To keep it simple – since this is meant to be a quick look – I’ve only included the brackets for individual taxpayers. Basically, almost everyone is slated to take a hit. My big prediction: in the name of compromise (*cough*) the cuts will be extended for most taxpayers with some wiggling at the top (or other concessions).
No more payroll tax holiday. The payroll tax cut was supposed to be a “temporary” cut in your withholding to make up for the loss of the Making Work Pay Credit which expired in 2010. The cut was intended to last just one year, went into effect in 2011 and was extended into 2012. The cut officially reduced payroll tax contributions on the employee side of SocialSecurity by 2%: instead of paying in at 6.2% for Social Security taxes, contributions, which were still subject to the cap, are 4.2% for 2012 (the self-employed also got a break): it is not on tap for 2013. My big prediction: the cut is allowed to expire but expect another fun “holiday”/credit in its place, enacted sometime in 2013, officially annoyingthe new IRS Commissioner.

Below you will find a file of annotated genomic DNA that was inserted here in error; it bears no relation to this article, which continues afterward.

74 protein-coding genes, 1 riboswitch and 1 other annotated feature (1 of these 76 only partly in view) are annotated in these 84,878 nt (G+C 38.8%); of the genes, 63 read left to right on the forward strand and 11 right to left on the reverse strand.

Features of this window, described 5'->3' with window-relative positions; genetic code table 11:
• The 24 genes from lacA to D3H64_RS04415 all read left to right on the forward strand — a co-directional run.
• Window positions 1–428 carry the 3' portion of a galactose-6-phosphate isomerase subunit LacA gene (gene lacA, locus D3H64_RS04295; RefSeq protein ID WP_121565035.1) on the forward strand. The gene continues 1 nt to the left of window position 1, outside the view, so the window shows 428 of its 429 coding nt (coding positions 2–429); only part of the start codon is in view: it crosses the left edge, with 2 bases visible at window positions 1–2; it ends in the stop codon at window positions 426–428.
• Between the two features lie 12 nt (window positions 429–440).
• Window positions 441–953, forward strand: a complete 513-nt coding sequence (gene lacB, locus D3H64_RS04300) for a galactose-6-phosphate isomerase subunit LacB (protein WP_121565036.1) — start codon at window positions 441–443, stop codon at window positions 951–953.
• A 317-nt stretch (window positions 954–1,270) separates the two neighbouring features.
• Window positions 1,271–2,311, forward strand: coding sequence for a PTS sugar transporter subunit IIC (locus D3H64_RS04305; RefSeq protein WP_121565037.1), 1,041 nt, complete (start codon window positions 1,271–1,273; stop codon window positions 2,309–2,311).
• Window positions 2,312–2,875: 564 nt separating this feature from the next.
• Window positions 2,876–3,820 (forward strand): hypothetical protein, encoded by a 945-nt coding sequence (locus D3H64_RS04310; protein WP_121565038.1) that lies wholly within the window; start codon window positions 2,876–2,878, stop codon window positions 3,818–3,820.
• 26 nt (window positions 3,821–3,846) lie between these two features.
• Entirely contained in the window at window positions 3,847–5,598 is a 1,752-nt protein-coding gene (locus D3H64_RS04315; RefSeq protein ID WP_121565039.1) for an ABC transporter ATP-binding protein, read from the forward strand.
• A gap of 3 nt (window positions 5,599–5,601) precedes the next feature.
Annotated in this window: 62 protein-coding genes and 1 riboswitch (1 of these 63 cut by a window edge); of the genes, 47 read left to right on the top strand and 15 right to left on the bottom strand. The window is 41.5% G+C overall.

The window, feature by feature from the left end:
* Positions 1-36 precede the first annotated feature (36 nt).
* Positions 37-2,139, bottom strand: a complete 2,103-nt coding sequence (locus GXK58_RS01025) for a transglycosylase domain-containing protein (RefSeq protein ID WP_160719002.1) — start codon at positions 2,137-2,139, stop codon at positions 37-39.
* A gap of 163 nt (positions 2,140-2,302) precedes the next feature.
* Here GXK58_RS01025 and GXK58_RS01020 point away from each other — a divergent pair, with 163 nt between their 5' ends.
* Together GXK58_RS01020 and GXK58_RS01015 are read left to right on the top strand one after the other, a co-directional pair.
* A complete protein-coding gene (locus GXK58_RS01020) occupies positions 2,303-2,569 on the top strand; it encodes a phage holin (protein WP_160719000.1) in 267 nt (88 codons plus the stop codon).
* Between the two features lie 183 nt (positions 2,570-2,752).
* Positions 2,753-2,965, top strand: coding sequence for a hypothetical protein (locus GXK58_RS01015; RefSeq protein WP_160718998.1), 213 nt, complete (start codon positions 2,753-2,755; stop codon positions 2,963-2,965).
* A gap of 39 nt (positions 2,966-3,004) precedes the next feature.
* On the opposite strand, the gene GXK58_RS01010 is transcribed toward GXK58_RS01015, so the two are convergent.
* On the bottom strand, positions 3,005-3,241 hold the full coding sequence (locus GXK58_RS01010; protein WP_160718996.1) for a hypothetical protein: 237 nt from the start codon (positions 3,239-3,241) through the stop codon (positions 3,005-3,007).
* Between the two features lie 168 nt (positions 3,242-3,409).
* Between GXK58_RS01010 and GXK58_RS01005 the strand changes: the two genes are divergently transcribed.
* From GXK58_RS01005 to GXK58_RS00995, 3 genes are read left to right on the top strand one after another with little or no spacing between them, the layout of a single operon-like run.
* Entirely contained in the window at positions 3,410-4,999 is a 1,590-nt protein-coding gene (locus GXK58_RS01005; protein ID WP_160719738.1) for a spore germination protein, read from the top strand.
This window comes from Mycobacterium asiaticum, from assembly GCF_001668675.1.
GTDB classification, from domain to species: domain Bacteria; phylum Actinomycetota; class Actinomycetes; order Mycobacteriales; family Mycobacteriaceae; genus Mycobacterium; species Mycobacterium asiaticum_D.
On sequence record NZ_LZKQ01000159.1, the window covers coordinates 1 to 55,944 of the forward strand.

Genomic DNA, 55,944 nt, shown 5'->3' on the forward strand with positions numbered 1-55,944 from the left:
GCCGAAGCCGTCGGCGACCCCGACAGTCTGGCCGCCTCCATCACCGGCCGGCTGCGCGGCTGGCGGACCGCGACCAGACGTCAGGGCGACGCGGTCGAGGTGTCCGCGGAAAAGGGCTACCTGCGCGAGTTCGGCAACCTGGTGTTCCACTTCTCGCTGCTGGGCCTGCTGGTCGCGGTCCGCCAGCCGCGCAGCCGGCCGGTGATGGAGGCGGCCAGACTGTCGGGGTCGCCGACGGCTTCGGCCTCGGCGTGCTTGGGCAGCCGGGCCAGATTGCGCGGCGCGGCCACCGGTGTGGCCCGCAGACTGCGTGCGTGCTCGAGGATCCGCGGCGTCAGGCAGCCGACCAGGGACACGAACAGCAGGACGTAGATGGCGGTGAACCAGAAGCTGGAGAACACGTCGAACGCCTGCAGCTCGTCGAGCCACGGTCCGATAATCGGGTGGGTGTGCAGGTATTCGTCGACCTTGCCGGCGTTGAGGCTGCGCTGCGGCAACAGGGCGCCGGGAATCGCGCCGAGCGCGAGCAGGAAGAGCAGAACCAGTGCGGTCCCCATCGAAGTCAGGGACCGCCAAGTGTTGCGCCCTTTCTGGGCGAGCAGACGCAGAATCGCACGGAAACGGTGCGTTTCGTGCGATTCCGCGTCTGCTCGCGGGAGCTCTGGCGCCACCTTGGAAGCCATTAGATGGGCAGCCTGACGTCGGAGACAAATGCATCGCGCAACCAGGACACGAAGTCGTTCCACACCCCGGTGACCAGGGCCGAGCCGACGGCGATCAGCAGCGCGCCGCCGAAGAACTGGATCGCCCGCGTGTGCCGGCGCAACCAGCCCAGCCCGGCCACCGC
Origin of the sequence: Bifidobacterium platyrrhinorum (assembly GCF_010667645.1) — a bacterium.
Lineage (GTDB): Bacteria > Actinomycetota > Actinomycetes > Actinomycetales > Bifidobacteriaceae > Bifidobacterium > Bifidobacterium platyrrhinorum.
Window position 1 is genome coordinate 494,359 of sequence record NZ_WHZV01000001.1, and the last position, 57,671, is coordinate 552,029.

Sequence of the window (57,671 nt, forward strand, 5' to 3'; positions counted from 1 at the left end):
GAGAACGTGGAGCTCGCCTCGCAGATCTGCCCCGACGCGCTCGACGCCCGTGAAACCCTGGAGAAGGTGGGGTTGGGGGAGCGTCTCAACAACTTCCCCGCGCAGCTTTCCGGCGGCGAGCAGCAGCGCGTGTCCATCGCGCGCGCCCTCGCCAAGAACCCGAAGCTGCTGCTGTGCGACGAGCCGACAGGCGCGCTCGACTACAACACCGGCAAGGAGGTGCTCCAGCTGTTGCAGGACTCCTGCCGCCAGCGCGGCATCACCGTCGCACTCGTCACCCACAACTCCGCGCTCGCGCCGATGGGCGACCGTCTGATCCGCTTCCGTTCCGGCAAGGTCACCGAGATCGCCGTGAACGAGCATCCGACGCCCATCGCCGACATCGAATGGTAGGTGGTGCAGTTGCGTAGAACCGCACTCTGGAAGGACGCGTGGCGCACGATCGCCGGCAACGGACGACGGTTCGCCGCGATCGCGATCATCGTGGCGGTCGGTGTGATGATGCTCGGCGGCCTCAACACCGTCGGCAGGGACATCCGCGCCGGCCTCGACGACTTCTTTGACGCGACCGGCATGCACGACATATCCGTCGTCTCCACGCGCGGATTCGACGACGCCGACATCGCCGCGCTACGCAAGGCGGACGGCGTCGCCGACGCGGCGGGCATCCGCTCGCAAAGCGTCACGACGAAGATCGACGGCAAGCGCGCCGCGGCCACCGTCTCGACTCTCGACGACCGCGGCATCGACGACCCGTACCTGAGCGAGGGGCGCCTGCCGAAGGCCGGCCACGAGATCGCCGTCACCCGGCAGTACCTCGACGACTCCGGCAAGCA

Drop in federal estate tax exemption, increase in tax rates.Beginning in 2013, assuming no change the federal gift, estate and GST tax exemptions will also revert to the pre-2001 numbers:
According to the Tax Policy Center, only 3,300 taxpayers – or roughly .001% of the nation’s population – will owe federal estate tax in 2012; that number will increase dramatically to 52,500 taxpayers – or just under .02% of the nation’s population – who will owe federal estate tax. So, definitely more people subject to federal estate tax in 2013 – though, statistically, probably not you. My big prediction: the exemption stays put, but the portability (fancy tax term for allowing married couples to combine exemptions) disappears and the rates go lower.